Another plausible explanation would be that there was an intention to stay longer, but there was fear of losing public support if such designs were made public (as alluded to by Scheid and considered by Drum). But that seems like a bit of a stretch to me. Couldn't a Phase 4 plan have been drafted as a "just in case" contingency measure - and explained away to the American public in such a manner while maintaining the feel-good assurances of ease as promulgated by Wolfowitz, et al?

I don't remember there being any significant pushback in public opinion at the time regardless, much to my consternation. The cynical exploitation of the fears and raw nerves resulting from 9/11 had served its purpose: the American people were on board the Baghdad express, and a little talk about worst-case-scenario Phase 4 planning (if leaked) wasn't going to derail it. Therefore, demanding such willful neglect of Phase 4 planning from top generals would have been beyond overkill.

This discussion reminds me of George Packer's treatment, in the Assassin's Gate, of Jay Garner's team that was initially pegged to run the occupation immediately after the invasion. According to Packer, Garner and his sparsely populated team had no clear direction from Rumsfeld et al, no real power in terms of making decisions, they were, generally speaking, out of their league regardless and thus more or less stumbled around in those crucial weeks wondering what, exactly, their task was and how to accomplish it. That wasn't the type of team to put together if long term occupation and massive societal transformation was on the agenda.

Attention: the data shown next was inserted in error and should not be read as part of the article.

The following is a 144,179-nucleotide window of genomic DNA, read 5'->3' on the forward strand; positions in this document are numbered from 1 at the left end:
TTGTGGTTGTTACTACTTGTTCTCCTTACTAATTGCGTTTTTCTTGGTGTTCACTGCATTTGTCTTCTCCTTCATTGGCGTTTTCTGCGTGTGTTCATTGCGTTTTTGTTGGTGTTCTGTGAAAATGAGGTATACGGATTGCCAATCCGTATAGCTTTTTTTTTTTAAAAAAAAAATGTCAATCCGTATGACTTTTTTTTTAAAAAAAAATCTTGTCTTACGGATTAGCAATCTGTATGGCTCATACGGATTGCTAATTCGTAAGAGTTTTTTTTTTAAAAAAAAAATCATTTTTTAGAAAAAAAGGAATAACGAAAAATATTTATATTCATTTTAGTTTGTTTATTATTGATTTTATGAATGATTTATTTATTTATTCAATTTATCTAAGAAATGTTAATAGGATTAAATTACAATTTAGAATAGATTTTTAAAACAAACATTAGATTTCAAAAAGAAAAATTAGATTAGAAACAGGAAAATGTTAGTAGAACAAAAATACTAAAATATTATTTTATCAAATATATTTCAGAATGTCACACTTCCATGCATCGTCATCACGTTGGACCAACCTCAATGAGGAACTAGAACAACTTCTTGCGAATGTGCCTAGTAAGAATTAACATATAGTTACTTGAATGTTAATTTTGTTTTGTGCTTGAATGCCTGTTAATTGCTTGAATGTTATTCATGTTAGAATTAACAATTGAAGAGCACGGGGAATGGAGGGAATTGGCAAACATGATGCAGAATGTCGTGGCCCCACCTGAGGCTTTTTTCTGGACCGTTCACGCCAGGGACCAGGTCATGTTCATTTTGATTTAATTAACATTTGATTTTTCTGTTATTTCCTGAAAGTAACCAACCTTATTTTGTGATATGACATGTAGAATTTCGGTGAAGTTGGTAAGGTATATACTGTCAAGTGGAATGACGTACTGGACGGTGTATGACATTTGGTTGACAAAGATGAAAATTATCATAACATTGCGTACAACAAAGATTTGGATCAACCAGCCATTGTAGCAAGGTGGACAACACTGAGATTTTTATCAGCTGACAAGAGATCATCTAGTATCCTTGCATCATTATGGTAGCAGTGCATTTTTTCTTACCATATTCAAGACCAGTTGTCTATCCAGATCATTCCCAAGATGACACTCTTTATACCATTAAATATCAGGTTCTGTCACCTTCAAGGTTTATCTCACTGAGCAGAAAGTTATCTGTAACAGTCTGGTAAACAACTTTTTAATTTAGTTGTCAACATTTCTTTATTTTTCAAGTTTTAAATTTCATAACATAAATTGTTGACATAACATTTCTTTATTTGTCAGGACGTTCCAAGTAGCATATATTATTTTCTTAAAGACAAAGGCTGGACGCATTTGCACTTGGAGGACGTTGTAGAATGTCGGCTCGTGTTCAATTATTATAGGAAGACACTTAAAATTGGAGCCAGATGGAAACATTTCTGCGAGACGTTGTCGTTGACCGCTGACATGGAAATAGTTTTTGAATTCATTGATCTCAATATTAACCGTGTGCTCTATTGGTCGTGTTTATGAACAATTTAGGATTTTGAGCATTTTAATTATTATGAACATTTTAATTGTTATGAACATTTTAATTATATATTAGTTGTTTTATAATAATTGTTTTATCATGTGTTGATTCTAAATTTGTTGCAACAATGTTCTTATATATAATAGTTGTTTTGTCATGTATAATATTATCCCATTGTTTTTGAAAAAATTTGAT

If the Bush administration were really trying to conceal their democracy promoting, long-term agenda in Iraq from the American people, they went to rather extraordinary lengths to perfect the subterfuge. I would say too clever by half, but that looks like the whole enchilada. It was either the most astounding level of incompetence in the history of American foreign policy planning, or a dishonest justification clung to when the earlier rationales vanished. Take your pick.